The introduction of the cost cap in Formula 1 has allowed teams to do something they aren’t exactly well known to do: turning a profit. F1 teams suddenly had a business case that made sense for the first time since the inception of the sport and instantly saw their valuations skyrocket. It has also meant that the bigger F1 outfits have had to downsize to fit the cost cap, which led to a couple of interesting side effects1.

In retrospect, the introduction of the cost cap in 2021 was surprisingly smooth. I can’t really recall any budget cap dramas from that season2, other than the fact that both RedBull and Mercedes had to carefully manage how many resources they were putting into the title fight, while not compromising their 2022 challengers.

In 2022, however, due to enormous amounts of inflation and spiraling freight costs3, multiple F1 teams have declared that meeting the cost cap was going to be impossible. Christian Horner even went on record saying that multiple F1 teams would have to miss races4. At the middle point of the season, and after a lot of back and forth between the bigger teams, the smaller teams, and the FIA, the cost cap was raised by 3.1%. Time will tell if this fix will diffuse the threat of widespread cost cap breaches across the grid.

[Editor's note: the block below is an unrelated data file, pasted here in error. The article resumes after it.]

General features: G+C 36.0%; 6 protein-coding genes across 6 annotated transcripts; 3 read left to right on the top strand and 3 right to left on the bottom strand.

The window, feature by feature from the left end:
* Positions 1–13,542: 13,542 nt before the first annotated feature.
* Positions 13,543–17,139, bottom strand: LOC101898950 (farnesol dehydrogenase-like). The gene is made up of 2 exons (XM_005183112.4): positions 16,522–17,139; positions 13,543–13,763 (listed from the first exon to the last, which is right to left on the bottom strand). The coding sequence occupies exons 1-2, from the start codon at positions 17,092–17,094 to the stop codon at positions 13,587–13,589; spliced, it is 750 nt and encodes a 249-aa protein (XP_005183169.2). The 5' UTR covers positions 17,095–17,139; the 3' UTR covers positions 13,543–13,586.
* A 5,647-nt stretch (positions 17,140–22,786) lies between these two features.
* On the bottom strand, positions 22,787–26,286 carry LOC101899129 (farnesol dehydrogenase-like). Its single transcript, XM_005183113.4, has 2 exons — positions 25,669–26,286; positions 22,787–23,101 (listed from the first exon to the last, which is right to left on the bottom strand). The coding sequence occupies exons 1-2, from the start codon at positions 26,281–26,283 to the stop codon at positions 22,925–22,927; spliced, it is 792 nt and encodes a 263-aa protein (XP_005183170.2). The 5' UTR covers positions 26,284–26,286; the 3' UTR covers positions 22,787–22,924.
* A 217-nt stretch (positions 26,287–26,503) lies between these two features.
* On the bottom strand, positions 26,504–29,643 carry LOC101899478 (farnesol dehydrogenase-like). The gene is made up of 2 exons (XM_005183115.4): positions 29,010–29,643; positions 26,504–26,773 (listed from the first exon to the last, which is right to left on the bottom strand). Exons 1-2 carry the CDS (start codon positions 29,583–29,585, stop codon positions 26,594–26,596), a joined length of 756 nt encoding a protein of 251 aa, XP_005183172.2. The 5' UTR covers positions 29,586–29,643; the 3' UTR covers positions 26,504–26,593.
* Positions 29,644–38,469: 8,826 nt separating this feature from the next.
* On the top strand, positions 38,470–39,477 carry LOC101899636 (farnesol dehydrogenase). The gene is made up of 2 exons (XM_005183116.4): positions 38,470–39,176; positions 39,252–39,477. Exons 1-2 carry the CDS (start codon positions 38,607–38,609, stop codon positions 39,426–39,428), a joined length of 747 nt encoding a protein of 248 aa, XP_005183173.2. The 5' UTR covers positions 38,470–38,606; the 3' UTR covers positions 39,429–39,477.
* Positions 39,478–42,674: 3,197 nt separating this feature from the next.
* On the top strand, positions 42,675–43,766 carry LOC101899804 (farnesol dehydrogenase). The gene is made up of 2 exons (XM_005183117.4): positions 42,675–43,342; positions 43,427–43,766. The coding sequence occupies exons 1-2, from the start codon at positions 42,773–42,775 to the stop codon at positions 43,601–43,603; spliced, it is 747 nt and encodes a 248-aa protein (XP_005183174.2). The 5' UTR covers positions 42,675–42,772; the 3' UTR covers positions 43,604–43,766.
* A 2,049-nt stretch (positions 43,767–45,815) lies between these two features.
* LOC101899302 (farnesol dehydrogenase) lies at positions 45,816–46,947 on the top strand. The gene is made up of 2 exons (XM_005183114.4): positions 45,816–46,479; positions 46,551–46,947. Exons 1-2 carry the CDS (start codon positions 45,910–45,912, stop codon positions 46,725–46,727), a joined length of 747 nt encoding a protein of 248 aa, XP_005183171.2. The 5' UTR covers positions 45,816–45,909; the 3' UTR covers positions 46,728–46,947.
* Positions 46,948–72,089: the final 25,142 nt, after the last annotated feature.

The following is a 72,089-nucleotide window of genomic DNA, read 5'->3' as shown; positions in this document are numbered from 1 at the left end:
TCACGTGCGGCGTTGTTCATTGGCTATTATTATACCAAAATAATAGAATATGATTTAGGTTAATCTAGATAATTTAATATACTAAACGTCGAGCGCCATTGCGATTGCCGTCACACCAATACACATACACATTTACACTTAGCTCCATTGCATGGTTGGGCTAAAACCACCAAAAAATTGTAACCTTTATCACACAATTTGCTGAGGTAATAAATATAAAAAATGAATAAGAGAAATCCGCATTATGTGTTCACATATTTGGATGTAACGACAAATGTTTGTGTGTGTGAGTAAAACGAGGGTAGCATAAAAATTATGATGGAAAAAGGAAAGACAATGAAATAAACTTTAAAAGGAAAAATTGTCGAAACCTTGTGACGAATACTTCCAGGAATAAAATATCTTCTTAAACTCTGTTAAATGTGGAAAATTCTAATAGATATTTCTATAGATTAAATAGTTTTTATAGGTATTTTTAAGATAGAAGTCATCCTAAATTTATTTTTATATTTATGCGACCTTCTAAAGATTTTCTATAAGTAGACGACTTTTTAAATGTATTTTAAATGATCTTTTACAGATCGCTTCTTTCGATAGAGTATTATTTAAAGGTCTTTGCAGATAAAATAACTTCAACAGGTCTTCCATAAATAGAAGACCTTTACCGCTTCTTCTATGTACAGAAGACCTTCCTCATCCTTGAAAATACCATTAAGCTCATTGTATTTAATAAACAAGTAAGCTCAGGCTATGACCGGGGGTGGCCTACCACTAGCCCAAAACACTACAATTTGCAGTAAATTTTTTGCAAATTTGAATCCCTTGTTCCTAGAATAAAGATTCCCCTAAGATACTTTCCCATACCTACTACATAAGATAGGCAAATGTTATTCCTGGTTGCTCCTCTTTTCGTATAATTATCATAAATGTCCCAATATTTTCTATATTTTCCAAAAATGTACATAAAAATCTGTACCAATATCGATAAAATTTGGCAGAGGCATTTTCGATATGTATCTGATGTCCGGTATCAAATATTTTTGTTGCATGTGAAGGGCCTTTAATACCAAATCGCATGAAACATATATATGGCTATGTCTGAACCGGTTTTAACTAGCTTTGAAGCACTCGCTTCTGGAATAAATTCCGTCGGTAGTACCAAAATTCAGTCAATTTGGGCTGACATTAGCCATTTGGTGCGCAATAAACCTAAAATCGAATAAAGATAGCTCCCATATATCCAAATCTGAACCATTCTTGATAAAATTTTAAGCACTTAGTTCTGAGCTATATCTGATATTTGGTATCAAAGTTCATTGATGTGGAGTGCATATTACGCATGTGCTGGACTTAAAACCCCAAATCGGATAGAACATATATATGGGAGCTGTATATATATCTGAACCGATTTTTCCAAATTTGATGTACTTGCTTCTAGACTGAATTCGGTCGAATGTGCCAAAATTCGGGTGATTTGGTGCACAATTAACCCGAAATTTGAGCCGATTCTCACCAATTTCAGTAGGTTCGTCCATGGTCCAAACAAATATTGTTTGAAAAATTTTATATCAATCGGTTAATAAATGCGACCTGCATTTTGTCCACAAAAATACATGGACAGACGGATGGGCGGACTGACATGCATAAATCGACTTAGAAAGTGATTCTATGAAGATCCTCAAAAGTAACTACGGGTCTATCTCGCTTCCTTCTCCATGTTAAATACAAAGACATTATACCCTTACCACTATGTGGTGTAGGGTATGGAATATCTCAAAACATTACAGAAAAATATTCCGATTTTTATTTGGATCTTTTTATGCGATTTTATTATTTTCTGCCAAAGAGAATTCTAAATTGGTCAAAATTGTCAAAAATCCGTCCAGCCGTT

The F1 cost cap: some key details Link to heading

The cost cap was originally envisioned with an upper limit of \$175m. However, when the Covid-19 pandemic struck the world, the decision was made to lower the cap by \$30m to protect F1 teams from going bankrupt. The cost cap is also meant to drop \$5m per year in the following two years, meaning that in 2021 the cap was \$145m, dropping to \$140m in 2022 and \$135m from 2023 onwards. Yearly inflation and the number of races in the calendar have an impact on the final number that teams have to adhere to.

What are the penalties for breaching the cost cap? Link to heading

The penalties used to punish cost cap breaches depend on the kind of breach that was done. There are three kinds of breaches:

  • Procedural breach: submitting paperwork late, etc.
  • Minor overspend breach: exceeding the cap by less than 5%.
  • Material overspend breach: exceeding the cap by more than 5%.